1816. Chlorhexidine (CHG) Concentration on the Skin Following Home Application Among Patients Enrolled in a Clinical Trial of MRSA Decolonization Post-Hospital Discharge
Session: Oral Abstract Session: Addressing Healthcare-Associated MRSA Outside of the Inpatient Setting
Saturday, October 5, 2013: 2:45 PM
Room: The Moscone Center: 200-212

Background: MRSA carriers are at high risk for subsequent MRSA infection, particularly during and following hospitalization. Skin decolonization with CHG is increasingly used to prevent infection. We evaluated skin concentrations of CHG within 24 hours of reported application at home.

 

Methods: Among patients enrolled in an ongoing randomized trial of post-discharge decolonization, we took biceps and abdominal skin swabs of patients who reported applying 4% CHG within 24 hours of a scheduled trial visit. Patients were instructed to achieve a 2 minute out-of water CHG contact time prior to rinsing by shower or bath. CHG on skin swabs was measured by a semi-quantitative, colorimetric assay. CHG positivity was assessed by days of application and hours since last application. We compared MRSA skin cultures taken from axillary/groin sites at the time of the CHG swab and prior to decolonization.  The MIC of CHG was determined by broth microdilution for a sample of MRSA isolates.

                            

Results: Among the 107 adults who reported CHG use in the prior 24 hours, 86% had detectable CHG at ≥1 skin site; median concentration detected was 19.5 mcg/ml (range 4.9-625). CHG was detected on the abdomen in 76% of subjects (median = 19.5 mcg/ml, range 4.9-312.5) and on the biceps in 73% (median = 19.5 mcg/ml, range 4.9-625). Maximum CHG concentration on either biceps or abdominal skin did not correlate with time since shower (Figure) or days of CHG. MRSA was detected in axillary/groin cultures in 29% (N=31) prior to decolonization and 7.5% (N=8) at the time of CHG assessment. Of the 8 who remained MRSA+, 7 had no detectable CHG on either abdominal or biceps skin. Among those without detected CHG, 40% (6/15) had MRSA+ skin cultures at the time of the swab vs 2.2% (2/92) with detectable CHG, p<0.001). We did not detect an increase in CHG MICs in a sample of pre- and post-decolonization strains (median MIC = 2 mcg/ml, range 2-4).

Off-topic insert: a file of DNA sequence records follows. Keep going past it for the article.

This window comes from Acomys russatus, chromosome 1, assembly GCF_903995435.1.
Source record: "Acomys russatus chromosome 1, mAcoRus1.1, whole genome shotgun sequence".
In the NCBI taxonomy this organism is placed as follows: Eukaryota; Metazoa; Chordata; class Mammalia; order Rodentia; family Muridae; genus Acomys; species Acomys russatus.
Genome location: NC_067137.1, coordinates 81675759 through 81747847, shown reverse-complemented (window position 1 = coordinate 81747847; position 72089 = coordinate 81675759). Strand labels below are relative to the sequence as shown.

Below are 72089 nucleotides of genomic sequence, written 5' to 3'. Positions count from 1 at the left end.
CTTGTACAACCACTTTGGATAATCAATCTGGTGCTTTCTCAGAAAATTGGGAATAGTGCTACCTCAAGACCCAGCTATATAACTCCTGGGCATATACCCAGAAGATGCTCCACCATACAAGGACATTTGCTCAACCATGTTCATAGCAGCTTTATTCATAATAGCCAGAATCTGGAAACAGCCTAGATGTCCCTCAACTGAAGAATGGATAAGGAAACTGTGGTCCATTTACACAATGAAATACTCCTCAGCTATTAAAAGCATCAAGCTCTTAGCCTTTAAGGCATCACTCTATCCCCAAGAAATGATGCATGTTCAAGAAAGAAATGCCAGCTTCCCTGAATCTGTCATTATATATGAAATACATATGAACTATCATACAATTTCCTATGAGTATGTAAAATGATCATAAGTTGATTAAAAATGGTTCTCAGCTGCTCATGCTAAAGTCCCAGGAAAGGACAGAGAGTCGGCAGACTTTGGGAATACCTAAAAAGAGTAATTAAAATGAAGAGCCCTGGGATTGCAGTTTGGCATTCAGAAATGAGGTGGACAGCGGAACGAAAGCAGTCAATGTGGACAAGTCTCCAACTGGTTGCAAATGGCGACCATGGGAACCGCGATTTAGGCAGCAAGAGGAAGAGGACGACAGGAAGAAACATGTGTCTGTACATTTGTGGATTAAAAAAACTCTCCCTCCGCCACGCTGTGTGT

Conclusion: CHG is measurable on the skin in most patients within 24 hours of a reported post-discharge 4% CHG self-application with rinsing and is strongly associated with reduced MRSA carriage on skin. Many MRSA+ patients can adequately perform home CHG application and CHG is effective in decreasing skin carriage in this population.

 

 

 

Susan S. Huang, MD, MPH, FIDSA1, Loren Miller, MD, MPH2, Adrijana Gombosev, BS1, Lena M Portillo, BS3, Karen Lolans-Mazza, BS4, Raveena D Singh, MPH1, Diane Kim, BS1, Eric Cui, BS1, Samantha J. Eells, MPH2, James A. Mckinnell, MD5 and Mary K Hayden, MD, FSHEA, FIDSA6, (1)Division of Infectious Diseases and Health Policy Research Institute, University of California Irvine School of Medicine, Irvine, CA, (2)Division of Adult Infectious Diseases, Los Angeles Biomedical Research Institute At Harbor-UCLA Medical Center, Torrance, CA, (3)Rush University Medical Center, Chicago, IL, (4)Rush Univ. Med. Ctr., Chicago, IL, (5)La Biomed At Harbor-UCLA & Torrance Memorial, Torrance, CA, (6)Internal Medicine, Rush University Medical Center, Chicago, IL

Disclosures:

S. S. Huang, None

L. Miller, None

A. Gombosev, None

L. M. Portillo, None

K. Lolans-Mazza, None

R. D. Singh, None

D. Kim, None

E. Cui, None

S. J. Eells, None

J. A. Mckinnell, None

M. K. Hayden, Sage Inc: Research Affiliate, Contributed product for federally funded research study

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